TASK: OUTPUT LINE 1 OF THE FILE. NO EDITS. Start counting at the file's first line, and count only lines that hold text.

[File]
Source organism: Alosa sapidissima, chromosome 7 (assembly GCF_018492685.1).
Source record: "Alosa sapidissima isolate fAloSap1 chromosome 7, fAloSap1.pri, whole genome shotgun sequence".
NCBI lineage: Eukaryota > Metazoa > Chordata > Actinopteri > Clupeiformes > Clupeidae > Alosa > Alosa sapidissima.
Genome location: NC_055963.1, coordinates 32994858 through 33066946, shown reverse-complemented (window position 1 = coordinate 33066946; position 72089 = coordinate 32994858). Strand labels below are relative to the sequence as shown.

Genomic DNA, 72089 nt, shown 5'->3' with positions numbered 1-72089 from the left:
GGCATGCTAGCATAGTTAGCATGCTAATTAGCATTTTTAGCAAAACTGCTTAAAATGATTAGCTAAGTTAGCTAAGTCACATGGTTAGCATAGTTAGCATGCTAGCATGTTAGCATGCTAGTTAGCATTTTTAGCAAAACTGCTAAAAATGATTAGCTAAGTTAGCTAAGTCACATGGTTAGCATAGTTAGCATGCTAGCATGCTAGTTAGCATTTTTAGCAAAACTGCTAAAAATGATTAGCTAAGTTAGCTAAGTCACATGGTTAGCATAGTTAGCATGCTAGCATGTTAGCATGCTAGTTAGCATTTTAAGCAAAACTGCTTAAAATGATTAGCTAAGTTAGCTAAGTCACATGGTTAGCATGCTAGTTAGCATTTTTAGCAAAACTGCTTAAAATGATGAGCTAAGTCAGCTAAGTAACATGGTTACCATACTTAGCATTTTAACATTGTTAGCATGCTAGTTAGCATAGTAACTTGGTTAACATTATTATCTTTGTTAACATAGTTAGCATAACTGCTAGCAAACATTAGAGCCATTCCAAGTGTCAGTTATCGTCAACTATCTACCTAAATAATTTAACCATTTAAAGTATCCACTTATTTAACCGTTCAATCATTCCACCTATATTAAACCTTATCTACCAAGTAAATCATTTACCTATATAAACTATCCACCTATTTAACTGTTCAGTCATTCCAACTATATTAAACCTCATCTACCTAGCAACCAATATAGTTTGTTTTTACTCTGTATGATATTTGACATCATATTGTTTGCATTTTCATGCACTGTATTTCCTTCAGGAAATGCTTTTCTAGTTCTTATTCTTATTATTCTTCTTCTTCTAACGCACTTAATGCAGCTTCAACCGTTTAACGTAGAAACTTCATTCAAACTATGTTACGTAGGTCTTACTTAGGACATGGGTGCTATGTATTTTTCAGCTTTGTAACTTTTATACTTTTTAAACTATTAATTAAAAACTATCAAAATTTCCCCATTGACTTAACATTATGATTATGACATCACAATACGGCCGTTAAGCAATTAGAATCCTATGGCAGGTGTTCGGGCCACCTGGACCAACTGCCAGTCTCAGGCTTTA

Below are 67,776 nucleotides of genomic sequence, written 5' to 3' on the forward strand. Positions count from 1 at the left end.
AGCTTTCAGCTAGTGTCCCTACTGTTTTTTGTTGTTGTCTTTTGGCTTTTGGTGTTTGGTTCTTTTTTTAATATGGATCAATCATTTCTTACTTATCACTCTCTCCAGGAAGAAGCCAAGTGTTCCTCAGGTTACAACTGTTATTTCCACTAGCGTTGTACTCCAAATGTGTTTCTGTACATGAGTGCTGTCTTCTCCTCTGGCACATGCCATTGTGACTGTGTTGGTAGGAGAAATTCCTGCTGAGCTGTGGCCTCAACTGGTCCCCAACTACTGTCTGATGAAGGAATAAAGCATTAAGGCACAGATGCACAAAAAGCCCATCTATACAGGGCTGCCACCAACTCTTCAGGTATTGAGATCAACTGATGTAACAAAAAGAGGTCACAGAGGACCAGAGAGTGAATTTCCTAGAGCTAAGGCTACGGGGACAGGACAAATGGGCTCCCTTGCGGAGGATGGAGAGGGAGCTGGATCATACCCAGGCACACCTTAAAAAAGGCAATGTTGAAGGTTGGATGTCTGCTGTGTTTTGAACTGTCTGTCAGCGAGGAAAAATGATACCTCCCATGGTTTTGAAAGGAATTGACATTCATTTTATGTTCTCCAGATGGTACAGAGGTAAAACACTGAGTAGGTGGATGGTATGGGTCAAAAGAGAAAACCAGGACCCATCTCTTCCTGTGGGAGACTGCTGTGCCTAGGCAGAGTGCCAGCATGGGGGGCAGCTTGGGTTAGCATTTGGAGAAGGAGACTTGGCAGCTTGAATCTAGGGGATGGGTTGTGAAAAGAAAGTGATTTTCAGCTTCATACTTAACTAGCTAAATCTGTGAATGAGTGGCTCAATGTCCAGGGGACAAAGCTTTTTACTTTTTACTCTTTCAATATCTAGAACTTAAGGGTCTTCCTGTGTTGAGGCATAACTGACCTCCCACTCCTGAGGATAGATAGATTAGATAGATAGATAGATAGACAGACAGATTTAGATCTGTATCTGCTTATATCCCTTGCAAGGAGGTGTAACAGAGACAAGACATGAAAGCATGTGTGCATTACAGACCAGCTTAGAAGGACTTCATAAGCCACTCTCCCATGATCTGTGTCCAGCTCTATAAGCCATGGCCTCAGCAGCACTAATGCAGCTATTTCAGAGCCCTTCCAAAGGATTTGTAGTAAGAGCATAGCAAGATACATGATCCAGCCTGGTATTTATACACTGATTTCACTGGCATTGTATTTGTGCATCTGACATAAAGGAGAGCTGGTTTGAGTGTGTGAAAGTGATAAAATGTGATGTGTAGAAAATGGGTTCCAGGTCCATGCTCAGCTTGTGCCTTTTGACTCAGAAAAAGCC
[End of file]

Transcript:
Source organism: Alosa sapidissima, chromosome 7 (assembly GCF_018492685.1).